And it gets stranger. A recent poll reveals that even though nine out of ten Americans believe in a "supreme being, a deity," twenty percent also believe in astrology. This number becomes more significant when we realize there are twenty times more astrologers in America than astronomers and ninety percent of American newspapers carry an astrology forecast. Four of ten Americans say they talk to the dead, and thirty-six percent of these say the dead speak back. Forty percent of our youths believe in UFOs, and fifteen percent of New Orleans residents believe in voodoo.
Amos prophesied of such a search for religious fulfillment in Amos 8:11-13:
"Behold, the days are coming," says the Lord God, "that I will send a famine on the land, not a famine of bread, nor a thirst for water, but of hearing the words of the Lord. They shall wander from sea to sea, and from north to east; they shall run to and fro, seeking the word of the Lord, but shall not find it. In that day the fair virgins and strong young men shall faint from thirst."
Because the truth has not been preached in this land, the people, especially the young, are seeking "spirituality" wherever they can find it. We can only expect this to increase as time moves forward since the churches show no signs of returning to "the faith which was once delivered unto the saints" (Jude 3, KJV). In fact, a significant number of churches provide a smorgasbord of religious "truth" that they have "borrowed from all great religions" (Rocky Mountain News, December 19, 1994).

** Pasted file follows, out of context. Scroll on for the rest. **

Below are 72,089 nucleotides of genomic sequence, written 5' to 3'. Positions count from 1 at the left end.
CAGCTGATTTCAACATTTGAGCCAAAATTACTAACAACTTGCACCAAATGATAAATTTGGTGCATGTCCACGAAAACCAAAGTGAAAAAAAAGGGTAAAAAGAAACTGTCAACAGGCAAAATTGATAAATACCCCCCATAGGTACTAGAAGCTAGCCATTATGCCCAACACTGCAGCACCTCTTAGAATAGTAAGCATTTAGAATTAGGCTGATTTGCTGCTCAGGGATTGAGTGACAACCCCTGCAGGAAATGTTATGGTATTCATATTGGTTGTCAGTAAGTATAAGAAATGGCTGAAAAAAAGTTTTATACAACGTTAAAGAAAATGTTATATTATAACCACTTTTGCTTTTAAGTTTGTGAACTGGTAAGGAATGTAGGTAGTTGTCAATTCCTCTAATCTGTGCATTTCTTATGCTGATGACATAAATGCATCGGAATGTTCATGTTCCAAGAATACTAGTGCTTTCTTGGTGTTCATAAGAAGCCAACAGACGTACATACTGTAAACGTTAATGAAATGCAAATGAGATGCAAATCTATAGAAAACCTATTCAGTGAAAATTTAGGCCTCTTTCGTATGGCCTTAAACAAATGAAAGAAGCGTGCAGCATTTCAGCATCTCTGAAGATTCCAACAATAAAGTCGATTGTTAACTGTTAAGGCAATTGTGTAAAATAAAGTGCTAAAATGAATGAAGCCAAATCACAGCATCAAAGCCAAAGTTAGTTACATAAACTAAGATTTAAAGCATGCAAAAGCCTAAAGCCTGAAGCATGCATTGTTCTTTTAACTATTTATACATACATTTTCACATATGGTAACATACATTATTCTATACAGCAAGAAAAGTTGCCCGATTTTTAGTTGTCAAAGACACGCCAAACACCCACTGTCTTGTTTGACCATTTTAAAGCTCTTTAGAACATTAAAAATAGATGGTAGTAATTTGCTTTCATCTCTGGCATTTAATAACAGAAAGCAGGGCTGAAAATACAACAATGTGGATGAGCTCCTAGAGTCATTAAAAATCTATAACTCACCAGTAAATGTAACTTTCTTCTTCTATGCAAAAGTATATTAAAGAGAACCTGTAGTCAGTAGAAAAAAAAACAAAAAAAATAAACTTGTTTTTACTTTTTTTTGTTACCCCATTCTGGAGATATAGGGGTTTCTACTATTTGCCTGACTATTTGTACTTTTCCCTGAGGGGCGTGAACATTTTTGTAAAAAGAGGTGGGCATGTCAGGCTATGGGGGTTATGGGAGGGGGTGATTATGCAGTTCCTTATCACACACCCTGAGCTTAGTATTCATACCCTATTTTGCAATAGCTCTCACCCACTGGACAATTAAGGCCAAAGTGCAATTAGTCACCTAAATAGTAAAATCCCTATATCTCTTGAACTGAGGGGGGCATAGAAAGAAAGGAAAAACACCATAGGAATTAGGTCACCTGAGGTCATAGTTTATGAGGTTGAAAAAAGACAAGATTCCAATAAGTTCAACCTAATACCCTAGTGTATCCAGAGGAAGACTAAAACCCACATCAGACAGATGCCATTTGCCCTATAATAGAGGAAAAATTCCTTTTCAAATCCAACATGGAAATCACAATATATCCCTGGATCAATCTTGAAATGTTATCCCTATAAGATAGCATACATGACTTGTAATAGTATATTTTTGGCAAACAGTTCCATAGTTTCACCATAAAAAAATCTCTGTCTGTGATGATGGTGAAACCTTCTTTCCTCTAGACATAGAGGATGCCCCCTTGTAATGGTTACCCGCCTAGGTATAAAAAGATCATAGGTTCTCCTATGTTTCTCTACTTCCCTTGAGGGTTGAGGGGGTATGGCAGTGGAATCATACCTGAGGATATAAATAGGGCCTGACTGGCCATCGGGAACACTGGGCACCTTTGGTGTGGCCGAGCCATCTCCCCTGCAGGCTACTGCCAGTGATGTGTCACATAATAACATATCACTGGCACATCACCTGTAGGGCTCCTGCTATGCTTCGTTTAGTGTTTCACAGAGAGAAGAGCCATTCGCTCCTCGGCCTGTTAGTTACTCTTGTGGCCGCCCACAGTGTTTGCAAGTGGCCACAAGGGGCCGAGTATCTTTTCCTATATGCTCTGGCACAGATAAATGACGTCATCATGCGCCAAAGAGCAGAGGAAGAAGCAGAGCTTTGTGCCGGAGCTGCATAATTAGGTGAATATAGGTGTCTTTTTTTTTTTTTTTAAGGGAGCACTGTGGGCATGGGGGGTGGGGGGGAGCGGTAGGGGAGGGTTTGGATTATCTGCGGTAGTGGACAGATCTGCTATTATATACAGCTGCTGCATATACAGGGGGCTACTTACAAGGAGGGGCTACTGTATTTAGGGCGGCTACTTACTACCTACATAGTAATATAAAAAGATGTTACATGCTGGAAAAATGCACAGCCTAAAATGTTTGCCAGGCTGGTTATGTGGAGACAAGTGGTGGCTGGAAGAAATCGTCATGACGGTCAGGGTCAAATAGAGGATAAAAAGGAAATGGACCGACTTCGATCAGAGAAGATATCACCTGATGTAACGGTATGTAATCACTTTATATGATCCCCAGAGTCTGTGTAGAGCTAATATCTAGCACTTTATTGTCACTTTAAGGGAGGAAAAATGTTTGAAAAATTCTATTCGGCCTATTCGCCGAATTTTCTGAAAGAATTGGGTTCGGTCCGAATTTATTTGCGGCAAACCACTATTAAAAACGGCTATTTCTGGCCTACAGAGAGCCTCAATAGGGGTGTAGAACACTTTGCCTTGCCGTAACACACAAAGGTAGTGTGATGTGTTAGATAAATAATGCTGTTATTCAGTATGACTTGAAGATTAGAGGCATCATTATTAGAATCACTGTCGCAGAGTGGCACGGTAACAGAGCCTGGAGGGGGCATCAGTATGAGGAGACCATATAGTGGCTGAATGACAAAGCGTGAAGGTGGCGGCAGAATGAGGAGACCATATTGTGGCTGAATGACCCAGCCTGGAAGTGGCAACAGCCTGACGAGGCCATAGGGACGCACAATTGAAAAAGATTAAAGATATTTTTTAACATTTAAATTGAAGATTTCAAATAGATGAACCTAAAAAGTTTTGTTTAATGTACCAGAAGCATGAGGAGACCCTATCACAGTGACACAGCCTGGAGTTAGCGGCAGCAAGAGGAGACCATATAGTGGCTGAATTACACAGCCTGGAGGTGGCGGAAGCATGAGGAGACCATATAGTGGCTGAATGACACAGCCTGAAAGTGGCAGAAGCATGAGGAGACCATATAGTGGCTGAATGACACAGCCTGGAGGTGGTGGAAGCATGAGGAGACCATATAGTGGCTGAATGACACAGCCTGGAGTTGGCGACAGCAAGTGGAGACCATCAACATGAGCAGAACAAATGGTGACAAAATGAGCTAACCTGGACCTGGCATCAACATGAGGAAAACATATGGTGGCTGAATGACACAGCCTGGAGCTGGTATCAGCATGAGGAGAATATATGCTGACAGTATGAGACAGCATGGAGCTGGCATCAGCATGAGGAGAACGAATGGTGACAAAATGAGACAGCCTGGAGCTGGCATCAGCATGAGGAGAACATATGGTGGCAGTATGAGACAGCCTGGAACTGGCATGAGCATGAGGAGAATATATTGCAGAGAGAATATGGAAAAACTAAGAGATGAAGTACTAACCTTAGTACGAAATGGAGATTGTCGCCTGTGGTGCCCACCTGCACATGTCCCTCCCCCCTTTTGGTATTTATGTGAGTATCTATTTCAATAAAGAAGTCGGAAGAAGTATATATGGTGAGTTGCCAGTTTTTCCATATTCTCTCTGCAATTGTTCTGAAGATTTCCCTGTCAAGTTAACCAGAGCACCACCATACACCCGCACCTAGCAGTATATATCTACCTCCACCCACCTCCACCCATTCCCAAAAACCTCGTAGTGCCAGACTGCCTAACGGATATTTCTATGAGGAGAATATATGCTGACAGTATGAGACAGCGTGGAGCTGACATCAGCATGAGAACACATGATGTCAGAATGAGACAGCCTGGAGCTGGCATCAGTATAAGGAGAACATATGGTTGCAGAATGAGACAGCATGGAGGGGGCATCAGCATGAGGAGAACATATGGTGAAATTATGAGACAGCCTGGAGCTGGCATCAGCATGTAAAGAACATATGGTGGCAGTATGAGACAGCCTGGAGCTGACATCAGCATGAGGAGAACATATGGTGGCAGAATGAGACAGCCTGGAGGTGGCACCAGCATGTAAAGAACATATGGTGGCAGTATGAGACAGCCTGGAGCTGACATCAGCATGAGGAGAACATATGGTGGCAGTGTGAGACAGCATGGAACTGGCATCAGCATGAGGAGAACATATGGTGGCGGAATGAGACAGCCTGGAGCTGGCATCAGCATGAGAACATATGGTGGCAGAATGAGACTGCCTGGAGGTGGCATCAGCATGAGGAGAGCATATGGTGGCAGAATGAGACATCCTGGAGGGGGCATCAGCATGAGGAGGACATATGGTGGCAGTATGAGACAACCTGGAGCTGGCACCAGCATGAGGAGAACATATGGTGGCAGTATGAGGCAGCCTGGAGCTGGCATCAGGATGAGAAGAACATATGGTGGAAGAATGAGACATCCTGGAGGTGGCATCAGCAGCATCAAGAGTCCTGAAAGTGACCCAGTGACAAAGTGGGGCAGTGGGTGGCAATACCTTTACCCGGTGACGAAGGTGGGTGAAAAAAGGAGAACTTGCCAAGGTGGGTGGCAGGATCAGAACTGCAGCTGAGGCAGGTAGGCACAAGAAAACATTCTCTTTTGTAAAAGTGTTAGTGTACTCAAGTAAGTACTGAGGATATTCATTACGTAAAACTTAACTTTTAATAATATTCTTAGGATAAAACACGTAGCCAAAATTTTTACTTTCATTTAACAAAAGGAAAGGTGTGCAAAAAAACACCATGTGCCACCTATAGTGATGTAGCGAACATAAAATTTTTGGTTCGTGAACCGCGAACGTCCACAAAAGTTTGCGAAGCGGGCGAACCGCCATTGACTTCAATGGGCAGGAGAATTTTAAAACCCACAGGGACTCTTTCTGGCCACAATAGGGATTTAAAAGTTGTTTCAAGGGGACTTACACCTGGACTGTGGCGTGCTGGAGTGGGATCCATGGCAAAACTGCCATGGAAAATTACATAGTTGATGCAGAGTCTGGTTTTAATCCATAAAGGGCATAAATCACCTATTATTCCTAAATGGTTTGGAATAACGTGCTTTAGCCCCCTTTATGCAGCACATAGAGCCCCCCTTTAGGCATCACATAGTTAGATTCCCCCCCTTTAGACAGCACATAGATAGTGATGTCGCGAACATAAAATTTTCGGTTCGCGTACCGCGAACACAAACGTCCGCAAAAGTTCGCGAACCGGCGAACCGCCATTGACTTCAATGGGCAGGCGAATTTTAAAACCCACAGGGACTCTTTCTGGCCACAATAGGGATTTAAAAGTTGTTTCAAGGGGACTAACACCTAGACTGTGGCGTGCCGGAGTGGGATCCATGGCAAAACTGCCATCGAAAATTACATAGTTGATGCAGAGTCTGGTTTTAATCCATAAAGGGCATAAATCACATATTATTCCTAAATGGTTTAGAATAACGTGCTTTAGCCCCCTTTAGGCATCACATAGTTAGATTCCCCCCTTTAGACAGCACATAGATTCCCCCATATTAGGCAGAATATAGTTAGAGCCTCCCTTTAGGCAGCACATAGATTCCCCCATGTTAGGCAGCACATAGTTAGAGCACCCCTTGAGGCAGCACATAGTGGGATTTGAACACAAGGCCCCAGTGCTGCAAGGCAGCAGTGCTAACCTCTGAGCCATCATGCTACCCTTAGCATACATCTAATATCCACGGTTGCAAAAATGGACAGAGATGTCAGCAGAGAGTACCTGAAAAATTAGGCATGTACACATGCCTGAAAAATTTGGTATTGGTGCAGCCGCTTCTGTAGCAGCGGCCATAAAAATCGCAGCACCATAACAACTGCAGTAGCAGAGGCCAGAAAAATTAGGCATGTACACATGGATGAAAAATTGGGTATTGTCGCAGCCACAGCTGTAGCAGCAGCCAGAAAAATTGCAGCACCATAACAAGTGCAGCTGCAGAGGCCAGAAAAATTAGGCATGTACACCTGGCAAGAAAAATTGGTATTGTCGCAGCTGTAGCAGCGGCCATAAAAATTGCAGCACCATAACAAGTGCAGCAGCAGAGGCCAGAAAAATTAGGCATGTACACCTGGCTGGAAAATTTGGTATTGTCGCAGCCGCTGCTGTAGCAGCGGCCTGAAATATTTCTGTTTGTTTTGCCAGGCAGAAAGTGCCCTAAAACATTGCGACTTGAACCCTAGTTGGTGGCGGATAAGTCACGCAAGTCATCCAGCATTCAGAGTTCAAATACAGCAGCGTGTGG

Jesus and Paul both spoke of this spirit of deception. Jesus says in Matthew 24:11, "Then many false prophets will rise up and deceive many." Paul echoes this in II Timothy 3:13: "But evil men and impostors will grow worse and worse, deceiving and being deceived." So we, members of God's true church at the end time, live in an age of deception.
What do we do? In the next verse Paul gives us some advice: "But as for you, continue in the things which you have learned and been assured of, knowing from whom you have learned them" (verse 14). If we truly believe—are truly convicted of—the knowledge God has bestowed upon us through His true and faithful ministers, we will not be shaken by the deceptions that are here now, nor by the ones to come.
But we cannot get too confident! Christ says, "For false christs and false prophets will arise and show great signs and wonders, so as to deceive, if possible, even the elect" (Matthew 24:24). We also need to be strengthening our relationship with God so we will have the faith to turn to Him for help in resisting the coming deceptions.
The Pentecostal spirit is one we do not want to have. It takes little spiritual acumen to realize that its spirit does not come from God (I Corinthians 14:33, 40). But if we are indeed His children, we have the Holy Spirit of God, which is a Spirit "of power and of love and of a sound mind" (II Timothy 1:7). Let us use it, not for some temporary, ecstatic feeling, but to lay hold of our promised inheritance, eternal life in God's Kingdom (Philippians 3:12-14)!